One of the biggest ways that we prevent wealth is written in Chapter 15, We Don’t Understand the Importance of Retirement Savings. We should know how much we should save so we’ll have the ability to live the comfortable retirement that we both desire and need. The only way we can possibly know this, however, is to find out our wealth number, and then ensure that we are appropriately saving the minimum required to reach it.
We are not truly “retired” until we have enough monthly income to cover all of our liabilities and discretionary spending, up until the time that we estimate we’ll live. If true retirement is what we seek, it is of the utmost importance that we know our wealth number.
How big of a wealth number do we need?
Will a wealth number of $500,000 be enough to provide the monthly income stream we need? How about $1,000,000?
The importance here is that there is no “one-wealth-number-fits-all” solution. Why?
- Some of us may need more than others: A person who “retires” with a mortgage payment of $1,500 will surely need more than a person who does not have a mortgage payment, assuming all other expenses are equal.
- Everyone does not desire to retire at the same age: Some people may only need a monthly retirement income stream for 20 years, while others may need a stream for 30 years.
Are you currently saving “too much” towards your wealth number?
There is a such thing as saving too much, if you are miserably forgoing other things that you desire to do. So, how do you know if you are saving too much towards retirement, and that you are not taking away from other opportunities to save or spend?
Do you really need to arbitrarily max out both your 401(k) and Roth IRAs? What can you do with an extra $7,500 a year if you determine that you only need to save $10,000 a year to get to your wealth number? Can you use the extra money to fund a college savings account? An emergency fund? Pay off debts? Hence, we should all take the Wealth Number Challenge to be sure that we are on target for retirement without delaying our self of present day pleasures.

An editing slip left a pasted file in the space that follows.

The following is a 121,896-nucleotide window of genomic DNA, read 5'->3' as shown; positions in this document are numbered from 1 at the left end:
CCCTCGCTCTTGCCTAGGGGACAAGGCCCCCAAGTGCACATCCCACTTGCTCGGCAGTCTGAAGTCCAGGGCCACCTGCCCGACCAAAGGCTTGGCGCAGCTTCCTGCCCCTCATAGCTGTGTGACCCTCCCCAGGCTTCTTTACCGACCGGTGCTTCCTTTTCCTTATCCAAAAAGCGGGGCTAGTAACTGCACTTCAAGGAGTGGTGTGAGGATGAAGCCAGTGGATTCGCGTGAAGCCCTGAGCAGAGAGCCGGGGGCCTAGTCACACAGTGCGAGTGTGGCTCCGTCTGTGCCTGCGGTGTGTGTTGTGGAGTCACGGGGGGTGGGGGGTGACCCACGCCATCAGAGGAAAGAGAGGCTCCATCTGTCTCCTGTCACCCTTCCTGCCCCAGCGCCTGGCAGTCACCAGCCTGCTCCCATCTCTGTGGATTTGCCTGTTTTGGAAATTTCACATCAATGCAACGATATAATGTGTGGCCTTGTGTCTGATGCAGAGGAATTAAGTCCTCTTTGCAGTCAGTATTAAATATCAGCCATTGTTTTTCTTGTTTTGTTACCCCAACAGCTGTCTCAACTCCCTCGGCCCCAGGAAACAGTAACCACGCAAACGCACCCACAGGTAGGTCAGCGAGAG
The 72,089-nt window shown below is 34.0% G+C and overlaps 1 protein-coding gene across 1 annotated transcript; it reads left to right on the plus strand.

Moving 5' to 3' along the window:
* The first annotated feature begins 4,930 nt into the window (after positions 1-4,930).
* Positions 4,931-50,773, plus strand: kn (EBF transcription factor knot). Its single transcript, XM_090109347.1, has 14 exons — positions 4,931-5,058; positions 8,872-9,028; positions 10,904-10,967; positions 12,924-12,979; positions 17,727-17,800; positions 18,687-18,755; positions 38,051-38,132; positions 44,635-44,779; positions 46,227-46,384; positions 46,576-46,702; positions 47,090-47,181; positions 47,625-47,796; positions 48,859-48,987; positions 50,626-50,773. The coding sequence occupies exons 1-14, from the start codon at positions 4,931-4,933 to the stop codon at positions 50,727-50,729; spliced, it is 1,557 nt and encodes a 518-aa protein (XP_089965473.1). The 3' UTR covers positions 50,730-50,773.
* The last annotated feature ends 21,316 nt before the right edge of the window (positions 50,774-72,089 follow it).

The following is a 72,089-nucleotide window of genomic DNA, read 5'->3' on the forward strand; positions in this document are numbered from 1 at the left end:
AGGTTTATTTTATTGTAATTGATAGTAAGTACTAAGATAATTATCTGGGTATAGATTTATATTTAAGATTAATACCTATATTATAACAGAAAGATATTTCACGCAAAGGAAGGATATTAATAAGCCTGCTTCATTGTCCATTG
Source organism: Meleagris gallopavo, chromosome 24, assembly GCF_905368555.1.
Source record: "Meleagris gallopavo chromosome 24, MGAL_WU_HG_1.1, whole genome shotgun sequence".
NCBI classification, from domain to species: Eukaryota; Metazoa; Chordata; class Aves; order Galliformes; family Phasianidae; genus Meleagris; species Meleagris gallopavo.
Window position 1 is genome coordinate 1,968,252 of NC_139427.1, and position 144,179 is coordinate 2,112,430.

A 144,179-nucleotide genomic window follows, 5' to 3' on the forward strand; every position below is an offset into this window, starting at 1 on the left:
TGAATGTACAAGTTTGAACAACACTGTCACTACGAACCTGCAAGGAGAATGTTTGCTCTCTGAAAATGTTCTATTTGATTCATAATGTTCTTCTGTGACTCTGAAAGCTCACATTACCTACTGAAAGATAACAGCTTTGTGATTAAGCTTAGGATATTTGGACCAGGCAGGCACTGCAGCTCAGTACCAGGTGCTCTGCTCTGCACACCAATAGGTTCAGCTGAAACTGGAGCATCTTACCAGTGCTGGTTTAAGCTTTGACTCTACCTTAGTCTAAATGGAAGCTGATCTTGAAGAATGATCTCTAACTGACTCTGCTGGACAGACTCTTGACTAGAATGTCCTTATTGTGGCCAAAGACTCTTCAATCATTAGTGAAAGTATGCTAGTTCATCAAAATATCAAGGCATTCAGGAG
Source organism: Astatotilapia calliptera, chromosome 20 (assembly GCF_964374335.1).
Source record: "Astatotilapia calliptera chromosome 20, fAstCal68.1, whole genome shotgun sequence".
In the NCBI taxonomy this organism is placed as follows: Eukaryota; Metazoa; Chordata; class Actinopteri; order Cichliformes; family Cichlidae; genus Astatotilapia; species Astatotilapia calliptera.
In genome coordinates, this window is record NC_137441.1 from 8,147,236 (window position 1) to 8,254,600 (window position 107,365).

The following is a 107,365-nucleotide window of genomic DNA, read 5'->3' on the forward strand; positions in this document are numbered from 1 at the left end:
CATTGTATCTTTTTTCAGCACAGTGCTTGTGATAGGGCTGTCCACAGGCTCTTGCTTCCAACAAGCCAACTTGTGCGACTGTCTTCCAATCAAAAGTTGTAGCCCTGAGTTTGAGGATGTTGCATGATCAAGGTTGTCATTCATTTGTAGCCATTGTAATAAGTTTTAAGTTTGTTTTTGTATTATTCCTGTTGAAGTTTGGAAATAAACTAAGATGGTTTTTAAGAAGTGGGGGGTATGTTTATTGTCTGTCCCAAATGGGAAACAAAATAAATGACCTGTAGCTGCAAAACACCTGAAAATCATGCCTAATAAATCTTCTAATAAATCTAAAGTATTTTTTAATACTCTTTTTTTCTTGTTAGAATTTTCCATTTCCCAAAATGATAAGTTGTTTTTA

Take the Wealth Number Challenge
Challenge everyone to determine their wealth number by using the simple process described below.
1. Determine both your anticipated retirement monthly expenses and discretionary spending needs.
2. Use the link below to Bankrate’s Retirement Income Calculator to determine what your estimated wealth number should be, based on these needs.
3. Interpret the numbers.
If your anticipated monthly expenses in retirement is $6,600, and you need this amount for 30 years, then your wealth number is $3,164,128 if you have the same life parameters as the person above!
4. Join the wealth number challenge by doing one or all of the following:
- Blog about your wealth number, and whether or not it is achievable for you. This is an easy way to hold yourself accountable to your readers; they may also give insightful feedback.
- Place the “Wealth Number” banner on your blog to encourage others to take the challenge.
- Simply provide a comment below about your wealth number.
- Tweet something similar to the following:
Do you know your #wealthnumber? Mine is $XXX at age XX. Find yours: http://bit.ly/ONYay8
5. If you blog about your wealth number, send me the link to your site in the comment section below so I can add you to the “Wealth Number” blog roll.
If this Wealth Number Challenge makes you think critically about your finances, I also recommend the book, How We Prevent Wealth: A Personal Finance Reflection, where the challenge was derived: